The only bit of the project which ever worked was the tea rota, which was implemented in five languages, excluding English, just to annoy the Sassenachs. About two months after I left the project, Jim was escorted off the premises. A few months later the entire project was scrapped, and the whole system rewritten, using new staff, and new software. It was done in half the time and half the cost of the original estimates for the old one.

The most damaging managers to your morale are the bullies. Golfie was like that. He was single, and his only out of hours activities were whisky and golf, preferably at the same club as the directors.

His usual tactic was to cut project deadlines in half, and then insist all his underlings worked longer hours than a junior doctor to get the job done. It worked, the job got done, but I saw the cost, especially on the families of the married men. I don’t think it was worth it.

The worst place though was the site where the DPM was involved in a certain society with secret rituals concerning rolled up trousers, leather aprons, and obscure passwords based on the names of the doorposts of Solomon’s temple (Jachin and Boaz if you have to know).   I couldn’t understand how one of the junior proggies had ever got his job, let alone kept it. His main skills seemed to be in the fields of Disco-Dancing and reading the Chief Programmer’s supply of magazines on amateur gynacology and young ladies with clothing allergies. Then I found out that Disco-Dancer’s daddy was “on the square” as well. I had no evidence of anything illegal, and in fairness the society concerned officially deplores nepotism and old-boy-network favours, but it was interesting that shortly after I left Disco-Dancer got the job of DPM at one of the other companies in the group.

That wasn’t the only thing that irritated me at that site. There was the attitude to women for example. I normally count feminists among my list of people to avoid, but a few sessions with the Leather Apron manager began to make me feel they might have a point.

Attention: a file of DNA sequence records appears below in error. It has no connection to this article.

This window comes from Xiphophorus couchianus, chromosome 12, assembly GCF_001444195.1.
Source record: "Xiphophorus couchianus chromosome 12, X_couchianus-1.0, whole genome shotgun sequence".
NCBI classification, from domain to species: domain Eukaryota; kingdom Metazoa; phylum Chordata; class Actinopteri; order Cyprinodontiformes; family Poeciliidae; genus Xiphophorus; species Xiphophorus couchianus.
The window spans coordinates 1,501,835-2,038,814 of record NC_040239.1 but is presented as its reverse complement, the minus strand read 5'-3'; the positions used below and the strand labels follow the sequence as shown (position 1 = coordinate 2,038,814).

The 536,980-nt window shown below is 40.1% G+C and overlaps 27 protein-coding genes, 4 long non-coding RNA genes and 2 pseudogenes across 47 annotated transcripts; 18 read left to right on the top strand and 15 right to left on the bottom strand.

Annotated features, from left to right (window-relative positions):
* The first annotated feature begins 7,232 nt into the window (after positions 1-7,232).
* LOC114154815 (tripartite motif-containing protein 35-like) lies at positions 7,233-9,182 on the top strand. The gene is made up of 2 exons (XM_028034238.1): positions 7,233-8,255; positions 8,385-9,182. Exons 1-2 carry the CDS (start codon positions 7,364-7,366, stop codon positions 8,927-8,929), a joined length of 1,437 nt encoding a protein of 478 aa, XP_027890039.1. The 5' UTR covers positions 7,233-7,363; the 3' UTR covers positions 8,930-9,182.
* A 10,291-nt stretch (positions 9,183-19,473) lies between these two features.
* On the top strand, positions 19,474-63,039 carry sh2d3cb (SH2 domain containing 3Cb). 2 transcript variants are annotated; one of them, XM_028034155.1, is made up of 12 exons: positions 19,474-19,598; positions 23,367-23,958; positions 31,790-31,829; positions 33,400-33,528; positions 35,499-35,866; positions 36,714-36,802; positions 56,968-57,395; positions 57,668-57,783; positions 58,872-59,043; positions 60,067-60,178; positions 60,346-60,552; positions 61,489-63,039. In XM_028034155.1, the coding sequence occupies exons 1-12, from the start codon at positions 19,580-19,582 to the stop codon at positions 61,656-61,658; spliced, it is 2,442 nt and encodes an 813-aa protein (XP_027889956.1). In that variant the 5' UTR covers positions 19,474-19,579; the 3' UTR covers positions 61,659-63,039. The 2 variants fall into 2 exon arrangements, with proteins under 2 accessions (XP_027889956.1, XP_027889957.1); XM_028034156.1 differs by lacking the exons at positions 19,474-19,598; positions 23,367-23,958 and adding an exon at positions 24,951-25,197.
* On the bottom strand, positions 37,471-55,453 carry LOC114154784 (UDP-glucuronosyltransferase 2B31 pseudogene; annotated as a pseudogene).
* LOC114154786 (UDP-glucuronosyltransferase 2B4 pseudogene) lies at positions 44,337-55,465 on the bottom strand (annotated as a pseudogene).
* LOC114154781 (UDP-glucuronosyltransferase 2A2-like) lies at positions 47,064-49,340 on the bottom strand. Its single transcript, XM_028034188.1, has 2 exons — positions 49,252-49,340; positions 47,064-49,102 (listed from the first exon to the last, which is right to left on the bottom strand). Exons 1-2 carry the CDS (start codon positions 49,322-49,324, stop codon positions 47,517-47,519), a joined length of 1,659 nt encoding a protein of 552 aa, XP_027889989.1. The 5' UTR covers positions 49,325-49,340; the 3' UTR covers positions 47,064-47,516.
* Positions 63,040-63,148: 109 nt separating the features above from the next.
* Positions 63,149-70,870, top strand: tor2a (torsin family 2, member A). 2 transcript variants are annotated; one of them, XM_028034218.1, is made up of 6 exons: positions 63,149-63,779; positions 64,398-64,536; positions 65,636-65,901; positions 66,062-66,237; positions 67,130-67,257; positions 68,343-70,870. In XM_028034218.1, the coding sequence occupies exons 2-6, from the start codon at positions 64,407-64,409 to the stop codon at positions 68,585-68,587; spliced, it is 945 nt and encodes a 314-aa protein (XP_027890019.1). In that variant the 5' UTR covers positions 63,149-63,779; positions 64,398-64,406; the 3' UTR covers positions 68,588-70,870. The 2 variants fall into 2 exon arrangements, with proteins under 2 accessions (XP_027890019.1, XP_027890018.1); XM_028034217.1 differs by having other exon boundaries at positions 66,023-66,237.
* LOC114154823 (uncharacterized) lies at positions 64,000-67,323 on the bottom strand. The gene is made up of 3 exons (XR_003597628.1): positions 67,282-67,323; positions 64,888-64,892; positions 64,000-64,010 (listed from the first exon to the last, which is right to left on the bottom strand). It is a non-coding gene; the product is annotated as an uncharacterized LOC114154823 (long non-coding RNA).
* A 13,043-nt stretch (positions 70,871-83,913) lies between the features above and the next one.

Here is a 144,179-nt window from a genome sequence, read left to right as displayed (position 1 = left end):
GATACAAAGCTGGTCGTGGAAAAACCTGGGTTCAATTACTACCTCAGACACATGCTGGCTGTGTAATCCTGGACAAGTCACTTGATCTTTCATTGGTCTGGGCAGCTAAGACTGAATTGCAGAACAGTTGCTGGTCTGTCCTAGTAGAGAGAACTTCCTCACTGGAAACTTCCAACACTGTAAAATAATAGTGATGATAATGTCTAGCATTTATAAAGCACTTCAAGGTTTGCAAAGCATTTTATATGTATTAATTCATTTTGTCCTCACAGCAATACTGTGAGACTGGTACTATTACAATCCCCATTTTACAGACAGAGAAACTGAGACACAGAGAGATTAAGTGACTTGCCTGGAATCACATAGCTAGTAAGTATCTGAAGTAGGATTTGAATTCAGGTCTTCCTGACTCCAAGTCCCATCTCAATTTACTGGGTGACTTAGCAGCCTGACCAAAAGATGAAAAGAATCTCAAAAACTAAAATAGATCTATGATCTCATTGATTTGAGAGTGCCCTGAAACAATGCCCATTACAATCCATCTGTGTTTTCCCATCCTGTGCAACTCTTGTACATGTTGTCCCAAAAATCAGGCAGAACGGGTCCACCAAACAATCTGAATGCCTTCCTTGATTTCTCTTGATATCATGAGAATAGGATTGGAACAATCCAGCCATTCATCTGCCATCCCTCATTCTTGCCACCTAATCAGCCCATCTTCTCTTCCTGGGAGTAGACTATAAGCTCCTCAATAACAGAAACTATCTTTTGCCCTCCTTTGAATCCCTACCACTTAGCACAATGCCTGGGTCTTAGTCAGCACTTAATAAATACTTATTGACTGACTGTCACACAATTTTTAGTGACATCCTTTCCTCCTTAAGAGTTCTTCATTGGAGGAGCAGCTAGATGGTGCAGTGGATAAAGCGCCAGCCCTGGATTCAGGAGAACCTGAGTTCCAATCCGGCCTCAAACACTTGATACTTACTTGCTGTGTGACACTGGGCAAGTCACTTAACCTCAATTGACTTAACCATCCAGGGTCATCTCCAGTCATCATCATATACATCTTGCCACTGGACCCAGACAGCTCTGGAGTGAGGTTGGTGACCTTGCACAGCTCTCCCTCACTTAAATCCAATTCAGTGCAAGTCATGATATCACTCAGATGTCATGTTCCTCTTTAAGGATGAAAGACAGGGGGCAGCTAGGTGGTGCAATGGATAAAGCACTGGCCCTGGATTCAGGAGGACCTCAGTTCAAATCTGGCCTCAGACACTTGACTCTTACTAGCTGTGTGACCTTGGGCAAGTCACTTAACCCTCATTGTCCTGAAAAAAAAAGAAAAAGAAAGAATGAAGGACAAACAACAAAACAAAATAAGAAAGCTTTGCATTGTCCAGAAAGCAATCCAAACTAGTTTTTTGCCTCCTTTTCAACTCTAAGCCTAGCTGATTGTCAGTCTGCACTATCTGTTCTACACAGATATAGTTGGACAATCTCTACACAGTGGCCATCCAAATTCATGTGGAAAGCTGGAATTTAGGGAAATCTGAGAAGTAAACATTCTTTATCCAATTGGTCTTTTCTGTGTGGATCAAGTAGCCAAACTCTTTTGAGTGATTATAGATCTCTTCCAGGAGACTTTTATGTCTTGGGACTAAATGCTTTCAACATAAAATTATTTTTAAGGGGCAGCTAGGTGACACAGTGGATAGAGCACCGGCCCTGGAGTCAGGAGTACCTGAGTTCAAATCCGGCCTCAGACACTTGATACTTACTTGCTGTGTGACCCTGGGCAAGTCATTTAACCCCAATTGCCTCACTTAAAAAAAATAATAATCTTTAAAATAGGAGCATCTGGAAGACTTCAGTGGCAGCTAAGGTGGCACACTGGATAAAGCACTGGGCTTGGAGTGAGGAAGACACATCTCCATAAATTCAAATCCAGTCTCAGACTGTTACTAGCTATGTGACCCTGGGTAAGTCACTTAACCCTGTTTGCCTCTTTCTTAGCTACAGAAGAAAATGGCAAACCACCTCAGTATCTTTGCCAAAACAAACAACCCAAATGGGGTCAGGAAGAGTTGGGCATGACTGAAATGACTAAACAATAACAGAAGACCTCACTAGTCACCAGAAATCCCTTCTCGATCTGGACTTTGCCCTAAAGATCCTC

“I wouldn’t even give a woman an interview,” he said, “Let’s be honest, they simply can’t do jobs like this. It’s men’s work, isn’t it lads?”

One of the senior programmers was married to a rather sucessfull systems analyst. Not wishing to actually disagree with the boss, he pointed out politely, that if the women were all so useless, then surely the best thing to do would be to give them an equal chance at an interview and a job, since they would obviously fail anyway, wouldn’t they, thus proving the manager’s point.

This seemed a fairly reasonable proposal to me, but Leather Apron didn’t seem too keen on the idea.

The last straw though was when I caught him out in two cases of lieing, once to me, and once to one of his best mates. The one to me wasn’t too bad, it was more to save face, than anything else, but the lie to his mate was simply so that he could sell him some redundant hardware at rather more than it was worth.

It’s not just some abstract moral principle that’s at stake when you lie like that. Real moral principles are based on the real world. If your manager lies in that kind of deliberate way, then how can you ever believe anything he says.

I’m still searching for the perfect manager, perhaps I’l find one one day. Until then I’ll just keep looking back to my days with the Blond Bombshell.

 Posted by at 12:42 pm

 Leave a Reply

You may use these HTML tags and attributes: <a href="" title=""> <abbr title=""> <acronym title=""> <b> <blockquote cite=""> <cite> <code> <del datetime=""> <em> <i> <q cite=""> <s> <strike> <strong>

(required)

(required)


+ seven = 14